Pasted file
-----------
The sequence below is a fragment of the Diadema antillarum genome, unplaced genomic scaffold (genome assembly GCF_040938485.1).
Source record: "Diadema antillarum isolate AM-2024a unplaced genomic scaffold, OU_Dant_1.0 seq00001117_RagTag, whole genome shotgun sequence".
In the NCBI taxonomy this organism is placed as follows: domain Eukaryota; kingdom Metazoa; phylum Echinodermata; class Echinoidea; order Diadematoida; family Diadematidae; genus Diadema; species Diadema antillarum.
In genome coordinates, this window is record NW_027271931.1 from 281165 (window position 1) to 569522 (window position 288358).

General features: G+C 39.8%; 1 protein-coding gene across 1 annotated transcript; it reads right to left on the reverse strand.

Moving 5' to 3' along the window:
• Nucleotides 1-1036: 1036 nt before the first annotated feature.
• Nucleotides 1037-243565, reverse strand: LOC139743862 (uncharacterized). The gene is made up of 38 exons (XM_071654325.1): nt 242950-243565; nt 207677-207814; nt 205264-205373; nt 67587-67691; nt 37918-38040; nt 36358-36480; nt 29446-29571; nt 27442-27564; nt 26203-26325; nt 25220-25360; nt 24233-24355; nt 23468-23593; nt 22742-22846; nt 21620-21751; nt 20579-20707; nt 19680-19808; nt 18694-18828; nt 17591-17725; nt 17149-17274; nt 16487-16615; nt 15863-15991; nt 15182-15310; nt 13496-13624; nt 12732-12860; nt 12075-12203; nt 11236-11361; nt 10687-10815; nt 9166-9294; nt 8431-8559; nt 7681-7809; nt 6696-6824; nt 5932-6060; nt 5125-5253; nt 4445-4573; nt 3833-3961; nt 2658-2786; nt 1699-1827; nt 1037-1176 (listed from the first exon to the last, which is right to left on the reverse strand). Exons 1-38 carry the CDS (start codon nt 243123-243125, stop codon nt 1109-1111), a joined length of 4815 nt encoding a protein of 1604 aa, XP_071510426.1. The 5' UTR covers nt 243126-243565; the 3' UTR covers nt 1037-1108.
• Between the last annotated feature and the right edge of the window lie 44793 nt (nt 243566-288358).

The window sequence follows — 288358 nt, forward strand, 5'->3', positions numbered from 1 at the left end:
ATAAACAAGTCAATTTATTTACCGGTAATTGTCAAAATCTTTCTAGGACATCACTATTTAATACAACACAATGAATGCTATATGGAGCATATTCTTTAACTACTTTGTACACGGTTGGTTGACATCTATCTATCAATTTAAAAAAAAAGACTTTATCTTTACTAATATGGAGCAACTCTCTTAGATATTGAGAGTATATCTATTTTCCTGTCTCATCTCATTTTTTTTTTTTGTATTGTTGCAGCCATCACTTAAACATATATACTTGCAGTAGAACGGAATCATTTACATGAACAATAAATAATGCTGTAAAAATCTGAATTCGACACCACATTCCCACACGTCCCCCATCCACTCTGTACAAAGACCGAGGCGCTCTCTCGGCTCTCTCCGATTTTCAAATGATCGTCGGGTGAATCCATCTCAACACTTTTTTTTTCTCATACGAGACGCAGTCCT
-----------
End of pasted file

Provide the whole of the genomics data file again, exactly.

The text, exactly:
The sequence below is a fragment of the Diadema antillarum genome, unplaced genomic scaffold (genome assembly GCF_040938485.1).
Source record: "Diadema antillarum isolate AM-2024a unplaced genomic scaffold, OU_Dant_1.0 seq00001117_RagTag, whole genome shotgun sequence".
In the NCBI taxonomy this organism is placed as follows: domain Eukaryota; kingdom Metazoa; phylum Echinodermata; class Echinoidea; order Diadematoida; family Diadematidae; genus Diadema; species Diadema antillarum.
In genome coordinates, this window is record NW_027271931.1 from 281165 (window position 1) to 569522 (window position 288358).

General features: G+C 39.8%; 1 protein-coding gene across 1 annotated transcript; it reads right to left on the reverse strand.

Moving 5' to 3' along the window:
• Nucleotides 1-1036: 1036 nt before the first annotated feature.
• Nucleotides 1037-243565, reverse strand: LOC139743862 (uncharacterized). The gene is made up of 38 exons (XM_071654325.1): nt 242950-243565; nt 207677-207814; nt 205264-205373; nt 67587-67691; nt 37918-38040; nt 36358-36480; nt 29446-29571; nt 27442-27564; nt 26203-26325; nt 25220-25360; nt 24233-24355; nt 23468-23593; nt 22742-22846; nt 21620-21751; nt 20579-20707; nt 19680-19808; nt 18694-18828; nt 17591-17725; nt 17149-17274; nt 16487-16615; nt 15863-15991; nt 15182-15310; nt 13496-13624; nt 12732-12860; nt 12075-12203; nt 11236-11361; nt 10687-10815; nt 9166-9294; nt 8431-8559; nt 7681-7809; nt 6696-6824; nt 5932-6060; nt 5125-5253; nt 4445-4573; nt 3833-3961; nt 2658-2786; nt 1699-1827; nt 1037-1176 (listed from the first exon to the last, which is right to left on the reverse strand). Exons 1-38 carry the CDS (start codon nt 243123-243125, stop codon nt 1109-1111), a joined length of 4815 nt encoding a protein of 1604 aa, XP_071510426.1. The 5' UTR covers nt 243126-243565; the 3' UTR covers nt 1037-1108.
• Between the last annotated feature and the right edge of the window lie 44793 nt (nt 243566-288358).

The window sequence follows — 288358 nt, forward strand, 5'->3', positions numbered from 1 at the left end:
ATAAACAAGTCAATTTATTTACCGGTAATTGTCAAAATCTTTCTAGGACATCACTATTTAATACAACACAATGAATGCTATATGGAGCATATTCTTTAACTACTTTGTACACGGTTGGTTGACATCTATCTATCAATTTAAAAAAAAAGACTTTATCTTTACTAATATGGAGCAACTCTCTTAGATATTGAGAGTATATCTATTTTCCTGTCTCATCTCATTTTTTTTTTTTGTATTGTTGCAGCCATCACTTAAACATATATACTTGCAGTAGAACGGAATCATTTACATGAACAATAAATAATGCTGTAAAAATCTGAATTCGACACCACATTCCCACACGTCCCCCATCCACTCTGTACAAAGACCGAGGCGCTCTCTCGGCTCTCTCCGATTTTCAAATGATCGTCGGGTGAATCCATCTCAACACTTTTTTTTTCTCATACGAGACGCAGTCCT